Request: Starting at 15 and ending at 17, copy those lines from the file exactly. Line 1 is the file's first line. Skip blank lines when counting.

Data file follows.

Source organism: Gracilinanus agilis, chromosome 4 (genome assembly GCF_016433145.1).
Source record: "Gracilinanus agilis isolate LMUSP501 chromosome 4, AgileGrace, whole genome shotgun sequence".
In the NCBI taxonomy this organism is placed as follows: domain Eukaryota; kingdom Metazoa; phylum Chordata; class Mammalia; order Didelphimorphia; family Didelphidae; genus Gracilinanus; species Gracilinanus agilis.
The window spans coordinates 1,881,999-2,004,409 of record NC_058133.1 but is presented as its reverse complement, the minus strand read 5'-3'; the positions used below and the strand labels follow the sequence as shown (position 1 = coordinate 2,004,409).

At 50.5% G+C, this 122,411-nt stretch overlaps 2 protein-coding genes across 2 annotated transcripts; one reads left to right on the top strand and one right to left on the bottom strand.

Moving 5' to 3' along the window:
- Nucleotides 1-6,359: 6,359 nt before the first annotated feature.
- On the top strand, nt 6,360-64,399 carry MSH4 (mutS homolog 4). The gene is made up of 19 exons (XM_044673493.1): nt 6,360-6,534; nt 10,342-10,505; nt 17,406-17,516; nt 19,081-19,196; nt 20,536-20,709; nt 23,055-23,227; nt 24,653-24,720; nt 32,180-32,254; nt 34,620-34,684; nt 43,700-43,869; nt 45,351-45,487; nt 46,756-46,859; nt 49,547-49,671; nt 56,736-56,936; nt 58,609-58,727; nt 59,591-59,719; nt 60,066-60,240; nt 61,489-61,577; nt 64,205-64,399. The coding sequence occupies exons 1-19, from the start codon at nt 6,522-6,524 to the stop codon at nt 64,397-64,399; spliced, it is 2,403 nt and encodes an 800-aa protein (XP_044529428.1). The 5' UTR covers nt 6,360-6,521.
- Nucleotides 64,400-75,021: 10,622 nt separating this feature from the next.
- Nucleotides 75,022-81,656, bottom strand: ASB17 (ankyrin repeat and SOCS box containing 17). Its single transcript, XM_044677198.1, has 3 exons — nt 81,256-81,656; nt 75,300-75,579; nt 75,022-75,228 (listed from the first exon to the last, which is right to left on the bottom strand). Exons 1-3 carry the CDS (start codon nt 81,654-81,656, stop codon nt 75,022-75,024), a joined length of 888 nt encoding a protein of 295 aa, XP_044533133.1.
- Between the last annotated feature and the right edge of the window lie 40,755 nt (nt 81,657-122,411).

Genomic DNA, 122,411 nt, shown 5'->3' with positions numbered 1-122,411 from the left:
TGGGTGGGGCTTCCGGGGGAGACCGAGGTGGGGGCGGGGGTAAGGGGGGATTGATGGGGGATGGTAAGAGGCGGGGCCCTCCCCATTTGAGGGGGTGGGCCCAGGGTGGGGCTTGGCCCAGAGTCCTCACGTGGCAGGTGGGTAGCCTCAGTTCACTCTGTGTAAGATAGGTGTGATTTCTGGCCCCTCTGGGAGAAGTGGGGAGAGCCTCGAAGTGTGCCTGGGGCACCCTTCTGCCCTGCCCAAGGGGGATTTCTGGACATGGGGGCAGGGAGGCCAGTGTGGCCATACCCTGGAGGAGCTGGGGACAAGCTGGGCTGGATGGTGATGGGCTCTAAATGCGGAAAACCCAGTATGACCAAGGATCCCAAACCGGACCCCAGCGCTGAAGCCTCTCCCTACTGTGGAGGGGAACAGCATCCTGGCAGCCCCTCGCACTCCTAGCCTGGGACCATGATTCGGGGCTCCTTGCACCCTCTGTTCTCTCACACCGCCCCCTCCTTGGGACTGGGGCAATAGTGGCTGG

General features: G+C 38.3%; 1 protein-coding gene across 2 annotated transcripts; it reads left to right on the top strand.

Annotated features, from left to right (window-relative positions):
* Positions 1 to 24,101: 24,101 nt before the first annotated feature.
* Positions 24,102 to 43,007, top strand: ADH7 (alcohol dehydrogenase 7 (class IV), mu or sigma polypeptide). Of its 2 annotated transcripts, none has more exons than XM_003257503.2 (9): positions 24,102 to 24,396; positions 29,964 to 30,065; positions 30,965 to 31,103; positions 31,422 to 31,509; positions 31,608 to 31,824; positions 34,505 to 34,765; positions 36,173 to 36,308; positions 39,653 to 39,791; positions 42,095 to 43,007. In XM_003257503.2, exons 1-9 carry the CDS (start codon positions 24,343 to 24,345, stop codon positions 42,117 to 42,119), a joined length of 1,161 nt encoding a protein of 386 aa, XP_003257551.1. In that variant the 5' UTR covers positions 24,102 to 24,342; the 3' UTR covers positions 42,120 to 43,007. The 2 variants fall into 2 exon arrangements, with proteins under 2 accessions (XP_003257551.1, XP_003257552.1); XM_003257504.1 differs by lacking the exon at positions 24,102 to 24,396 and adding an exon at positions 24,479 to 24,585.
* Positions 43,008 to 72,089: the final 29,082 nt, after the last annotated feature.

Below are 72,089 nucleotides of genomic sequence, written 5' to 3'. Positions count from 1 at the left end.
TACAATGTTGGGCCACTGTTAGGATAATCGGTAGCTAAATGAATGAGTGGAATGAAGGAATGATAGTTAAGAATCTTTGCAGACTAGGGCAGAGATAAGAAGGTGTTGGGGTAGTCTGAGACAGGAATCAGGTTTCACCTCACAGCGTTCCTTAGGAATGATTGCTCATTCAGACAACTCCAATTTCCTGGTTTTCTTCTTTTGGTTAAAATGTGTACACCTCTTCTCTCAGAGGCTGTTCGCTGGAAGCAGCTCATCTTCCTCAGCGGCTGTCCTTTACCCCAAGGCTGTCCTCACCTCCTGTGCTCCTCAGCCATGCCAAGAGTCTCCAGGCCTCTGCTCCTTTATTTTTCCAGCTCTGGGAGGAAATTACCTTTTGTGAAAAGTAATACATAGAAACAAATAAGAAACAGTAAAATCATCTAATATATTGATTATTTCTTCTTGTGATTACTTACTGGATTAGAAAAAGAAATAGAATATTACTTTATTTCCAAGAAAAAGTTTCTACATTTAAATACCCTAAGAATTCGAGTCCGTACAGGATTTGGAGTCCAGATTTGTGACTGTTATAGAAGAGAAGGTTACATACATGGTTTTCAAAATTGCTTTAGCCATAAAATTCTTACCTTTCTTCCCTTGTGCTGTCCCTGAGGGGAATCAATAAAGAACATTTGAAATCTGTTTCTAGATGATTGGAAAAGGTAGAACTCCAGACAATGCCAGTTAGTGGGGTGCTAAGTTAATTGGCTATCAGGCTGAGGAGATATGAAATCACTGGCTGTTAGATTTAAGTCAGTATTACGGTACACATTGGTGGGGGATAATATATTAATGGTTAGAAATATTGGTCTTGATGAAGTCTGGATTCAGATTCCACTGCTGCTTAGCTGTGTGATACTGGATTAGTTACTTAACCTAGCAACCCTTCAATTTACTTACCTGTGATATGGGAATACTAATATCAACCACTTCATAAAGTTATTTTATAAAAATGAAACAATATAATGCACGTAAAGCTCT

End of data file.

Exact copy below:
Annotated features, from left to right (window-relative positions):
* Positions 1 to 24,101: 24,101 nt before the first annotated feature.
* Positions 24,102 to 43,007, top strand: ADH7 (alcohol dehydrogenase 7 (class IV), mu or sigma polypeptide). Of its 2 annotated transcripts, none has more exons than XM_003257503.2 (9): positions 24,102 to 24,396; positions 29,964 to 30,065; positions 30,965 to 31,103; positions 31,422 to 31,509; positions 31,608 to 31,824; positions 34,505 to 34,765; positions 36,173 to 36,308; positions 39,653 to 39,791; positions 42,095 to 43,007. In XM_003257503.2, exons 1-9 carry the CDS (start codon positions 24,343 to 24,345, stop codon positions 42,117 to 42,119), a joined length of 1,161 nt encoding a protein of 386 aa, XP_003257551.1. In that variant the 5' UTR covers positions 24,102 to 24,342; the 3' UTR covers positions 42,120 to 43,007. The 2 variants fall into 2 exon arrangements, with proteins under 2 accessions (XP_003257551.1, XP_003257552.1); XM_003257504.1 differs by lacking the exon at positions 24,102 to 24,396 and adding an exon at positions 24,479 to 24,585.